It's one of the oldest business cliché in the book: "The customer is always right." The saying originated in the early 20th century either via American department store magnate Marshall Field, UK-based Harry Gordon Selfridge, or possibly even French hotelier César Ritz, who said in 1908, "Le client n'a jamais tort" ("The customer is never wrong"), which is pretty close.
Whatever the origin, the concept of customer-centricity is over a century old, yet for the telecom sector it's a comparatively recent development. Telecoms markets only began privatizing and liberalizing in the mid-80s - in Asia, most didn't get started until the mid-late 90s - and it's not necessary to be customer-focused when you're the only game in town.
That's changing rapidly as competition reaches fever pitch, markets become increasingly saturated, and technologies evolve to the point where having the fastest broadband connection isn't the differentiator it used to be. And in the age of Web 2.0 where end-users are empowered to drive internet content and services over networks, it's little wonder that an increasingly common theme at any given telecoms industry gathering is how the biggest market differentiator for service providers will be the ones who can deliver the best overall customer experience.
But it's also becoming clear that there's a lot more to the customer experience than cool new services, a state-of-the-art billing system and a decent call center - particularly for companies that have traditionally seen their end-users as little more than ARPU generators, and especially as innovation cycles get faster and faster. It's one thing to get into the heads of customers - it's another when they're a moving target.
Where to start? Telecom Asia asked the experts from around the industry. What follows is seven key tips for service providers to consider as they plan their customer-centric strategy and get to grips with providing the best customer experience in town.
Tip 1: Get a CEO (chief experience officer)
Tip 2: Pre-emptive customer service
Tip 3: Faster feedback + seamless delivery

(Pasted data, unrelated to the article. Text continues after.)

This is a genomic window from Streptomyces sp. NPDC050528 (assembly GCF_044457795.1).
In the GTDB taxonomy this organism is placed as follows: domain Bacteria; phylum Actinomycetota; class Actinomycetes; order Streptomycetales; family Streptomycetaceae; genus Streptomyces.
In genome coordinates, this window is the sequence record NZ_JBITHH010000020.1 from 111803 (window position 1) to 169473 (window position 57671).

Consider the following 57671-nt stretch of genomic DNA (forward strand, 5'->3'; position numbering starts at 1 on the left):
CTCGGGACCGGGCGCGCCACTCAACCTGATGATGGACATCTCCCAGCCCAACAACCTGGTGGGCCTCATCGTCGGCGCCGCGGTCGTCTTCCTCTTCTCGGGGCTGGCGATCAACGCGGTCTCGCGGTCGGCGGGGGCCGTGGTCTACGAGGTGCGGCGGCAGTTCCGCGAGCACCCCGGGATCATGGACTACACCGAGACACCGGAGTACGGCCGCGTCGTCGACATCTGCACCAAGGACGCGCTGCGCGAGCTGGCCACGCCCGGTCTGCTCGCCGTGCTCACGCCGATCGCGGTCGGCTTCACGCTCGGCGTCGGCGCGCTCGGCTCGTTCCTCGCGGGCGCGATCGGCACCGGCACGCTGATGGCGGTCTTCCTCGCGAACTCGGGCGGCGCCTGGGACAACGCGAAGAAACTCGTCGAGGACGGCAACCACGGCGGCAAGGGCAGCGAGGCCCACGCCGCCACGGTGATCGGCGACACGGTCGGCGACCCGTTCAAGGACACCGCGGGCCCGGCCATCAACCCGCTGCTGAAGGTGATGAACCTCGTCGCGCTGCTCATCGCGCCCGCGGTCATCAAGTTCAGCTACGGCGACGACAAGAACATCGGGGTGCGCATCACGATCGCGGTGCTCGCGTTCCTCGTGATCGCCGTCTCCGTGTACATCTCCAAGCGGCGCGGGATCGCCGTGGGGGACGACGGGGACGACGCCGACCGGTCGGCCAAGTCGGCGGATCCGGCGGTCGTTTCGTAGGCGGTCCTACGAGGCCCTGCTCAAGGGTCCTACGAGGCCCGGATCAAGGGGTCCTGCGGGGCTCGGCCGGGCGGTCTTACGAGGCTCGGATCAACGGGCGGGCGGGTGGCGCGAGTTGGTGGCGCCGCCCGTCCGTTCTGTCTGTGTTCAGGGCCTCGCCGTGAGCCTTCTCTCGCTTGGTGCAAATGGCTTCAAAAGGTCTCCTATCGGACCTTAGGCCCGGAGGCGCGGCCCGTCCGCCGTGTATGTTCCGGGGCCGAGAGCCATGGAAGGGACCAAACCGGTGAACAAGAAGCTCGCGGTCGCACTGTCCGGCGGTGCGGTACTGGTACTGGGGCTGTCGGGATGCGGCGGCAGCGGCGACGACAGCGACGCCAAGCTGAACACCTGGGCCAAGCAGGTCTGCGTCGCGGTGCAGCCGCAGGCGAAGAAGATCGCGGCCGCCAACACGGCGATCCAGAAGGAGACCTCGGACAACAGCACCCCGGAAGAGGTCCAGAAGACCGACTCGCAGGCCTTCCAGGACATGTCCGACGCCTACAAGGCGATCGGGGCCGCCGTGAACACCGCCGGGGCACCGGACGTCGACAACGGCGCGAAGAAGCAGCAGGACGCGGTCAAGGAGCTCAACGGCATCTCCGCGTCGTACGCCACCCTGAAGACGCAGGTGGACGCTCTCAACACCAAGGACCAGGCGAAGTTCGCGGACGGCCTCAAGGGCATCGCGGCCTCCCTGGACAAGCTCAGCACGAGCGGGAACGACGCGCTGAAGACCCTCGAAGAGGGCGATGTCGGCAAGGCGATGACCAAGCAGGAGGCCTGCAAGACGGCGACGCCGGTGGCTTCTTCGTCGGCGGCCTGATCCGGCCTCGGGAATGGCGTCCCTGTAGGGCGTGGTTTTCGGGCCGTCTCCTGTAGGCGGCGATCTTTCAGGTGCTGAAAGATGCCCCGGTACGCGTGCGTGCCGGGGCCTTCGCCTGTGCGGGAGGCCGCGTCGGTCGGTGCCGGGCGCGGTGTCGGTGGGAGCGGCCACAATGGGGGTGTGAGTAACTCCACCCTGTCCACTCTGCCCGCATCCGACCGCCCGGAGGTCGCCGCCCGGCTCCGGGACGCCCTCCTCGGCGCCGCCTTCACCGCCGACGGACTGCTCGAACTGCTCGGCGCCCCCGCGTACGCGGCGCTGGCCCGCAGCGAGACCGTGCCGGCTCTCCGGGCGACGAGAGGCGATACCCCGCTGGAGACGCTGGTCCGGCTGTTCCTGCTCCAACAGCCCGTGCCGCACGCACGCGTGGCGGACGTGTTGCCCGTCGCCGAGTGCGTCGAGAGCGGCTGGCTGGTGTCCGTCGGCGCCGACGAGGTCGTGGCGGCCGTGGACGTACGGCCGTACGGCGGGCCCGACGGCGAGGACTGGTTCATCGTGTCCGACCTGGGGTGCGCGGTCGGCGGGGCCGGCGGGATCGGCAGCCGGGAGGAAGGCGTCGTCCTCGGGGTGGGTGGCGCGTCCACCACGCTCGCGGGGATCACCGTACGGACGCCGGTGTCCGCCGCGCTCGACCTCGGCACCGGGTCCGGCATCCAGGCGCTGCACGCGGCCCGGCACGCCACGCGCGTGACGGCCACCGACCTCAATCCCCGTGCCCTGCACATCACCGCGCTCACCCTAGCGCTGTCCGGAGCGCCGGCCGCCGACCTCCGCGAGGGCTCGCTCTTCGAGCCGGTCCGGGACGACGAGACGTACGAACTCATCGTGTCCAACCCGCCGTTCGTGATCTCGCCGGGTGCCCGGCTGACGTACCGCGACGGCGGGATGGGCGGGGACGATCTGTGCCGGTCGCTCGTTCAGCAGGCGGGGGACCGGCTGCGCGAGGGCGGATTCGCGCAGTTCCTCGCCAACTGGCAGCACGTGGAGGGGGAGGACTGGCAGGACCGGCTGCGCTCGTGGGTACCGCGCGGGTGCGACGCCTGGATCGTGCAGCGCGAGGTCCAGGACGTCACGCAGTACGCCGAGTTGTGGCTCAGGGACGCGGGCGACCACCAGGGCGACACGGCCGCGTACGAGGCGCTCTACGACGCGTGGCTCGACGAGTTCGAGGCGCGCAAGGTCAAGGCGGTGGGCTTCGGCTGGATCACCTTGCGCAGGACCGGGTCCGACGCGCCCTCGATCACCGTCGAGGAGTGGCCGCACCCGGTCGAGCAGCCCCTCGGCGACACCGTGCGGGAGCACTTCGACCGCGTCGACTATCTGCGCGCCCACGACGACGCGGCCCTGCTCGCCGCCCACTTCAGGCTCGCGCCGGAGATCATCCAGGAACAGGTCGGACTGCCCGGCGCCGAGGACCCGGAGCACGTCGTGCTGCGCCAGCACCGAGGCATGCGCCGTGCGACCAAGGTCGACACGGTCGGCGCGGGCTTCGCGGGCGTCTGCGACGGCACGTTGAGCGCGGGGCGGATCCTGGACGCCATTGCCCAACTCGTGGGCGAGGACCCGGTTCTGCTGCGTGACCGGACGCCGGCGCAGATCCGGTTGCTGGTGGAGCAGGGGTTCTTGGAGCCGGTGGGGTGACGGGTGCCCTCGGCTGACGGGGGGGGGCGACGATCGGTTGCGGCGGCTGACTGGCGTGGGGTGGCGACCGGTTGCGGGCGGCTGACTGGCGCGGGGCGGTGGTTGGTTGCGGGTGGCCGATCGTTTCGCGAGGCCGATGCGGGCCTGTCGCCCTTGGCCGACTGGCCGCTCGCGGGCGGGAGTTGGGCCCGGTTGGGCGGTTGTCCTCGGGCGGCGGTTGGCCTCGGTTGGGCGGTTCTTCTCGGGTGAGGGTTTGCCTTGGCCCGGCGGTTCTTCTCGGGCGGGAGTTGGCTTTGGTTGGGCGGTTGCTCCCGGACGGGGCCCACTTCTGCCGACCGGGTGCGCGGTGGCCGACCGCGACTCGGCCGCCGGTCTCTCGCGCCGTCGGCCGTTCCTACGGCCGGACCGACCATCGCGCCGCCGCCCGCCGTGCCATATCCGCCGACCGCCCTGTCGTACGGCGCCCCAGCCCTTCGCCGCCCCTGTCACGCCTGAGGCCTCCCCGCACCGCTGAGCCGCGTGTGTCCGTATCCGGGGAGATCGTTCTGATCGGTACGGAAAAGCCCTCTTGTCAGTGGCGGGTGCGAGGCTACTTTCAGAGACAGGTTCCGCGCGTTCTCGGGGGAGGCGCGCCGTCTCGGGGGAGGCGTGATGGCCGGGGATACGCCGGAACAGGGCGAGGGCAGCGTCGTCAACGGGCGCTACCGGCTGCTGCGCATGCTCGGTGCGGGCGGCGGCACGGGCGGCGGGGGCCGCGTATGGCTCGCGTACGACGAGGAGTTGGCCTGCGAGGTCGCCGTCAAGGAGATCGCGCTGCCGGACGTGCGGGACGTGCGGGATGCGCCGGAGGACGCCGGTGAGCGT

Tip 4: Change your corporate culture
Tip 5: Accurate data experience metrics
Tip 6: Flexible customer service assurance
Tip 7: Invest in analytics
Get a CEO (chief experience officer)
Customers see the entire experience. Appoint someone to see what they see
It would be easy enough to dismiss the ideal customer experience as "whatever the customer wants", or as something that cannot be defined, let alone managed or transformed. But a recent Yankee Group consumer survey demonstrated that customers want their experiences to be:
Transparent. The relationship should be evident and in plain sight at all times, but "fine print" restrictions and caveats are almost always present in customers' experiences with their CSPs. Customers want simpler offers with fewer gotchas. In fact, 54% will even pay more - up to 10% - for bills that do not have surprises.
Consistent. When CSPs promise customers certain coverage, quality, pricing or availability, customers expect consistent behavior from the network, customer care, billing, provisioning and all other touch points.
Dynamic. CSP actions that affect the customer experience must be rapid, personalized, immersive and competitive. Eighty-six percent want contact center agents to be able to see the state of their experience - including network performance - in real time. They want these agents to be able to diagnose and where possible remedy the issues right away.
To date, however, most transformation efforts have been either too CRM- and care-focused, too network-focused or too IT application-centric. And in all cases, they have been driven by cost-reduction goals. Clearly these have benefits, but customers see the entire experience, not just a speedy, efficient CSP infrastructure.
So how to get started? At the highest level of discussion, start by identifying a new CEO - that is, a customer experience officer.
This person should have the organizational clout to work across all lines of business and functional domains to make things happen. They can identify customer-driven measures of performance and experience (not just satisfaction). This allows them to clarify the CSP's business model and simplify the number of offers down to the most important ones, further freeing the company from the burden of the hundreds and even thousands of offers they currently support and to focus investments on the most important changes to be made.
Everyone in the company must have some portion of their annual compensation tied to forward progress of the transformation program and ongoing improvements in the customer experience measurements. This is a simplified view, to be sure, but transformation requires a return to these grass-roots discussions to focus energies on a better overall experience.
- Susan McNeice, VP of software research at Yankee Group
Pre-emptive customer service
Better pre-sale device management and self-service portals can improve customer service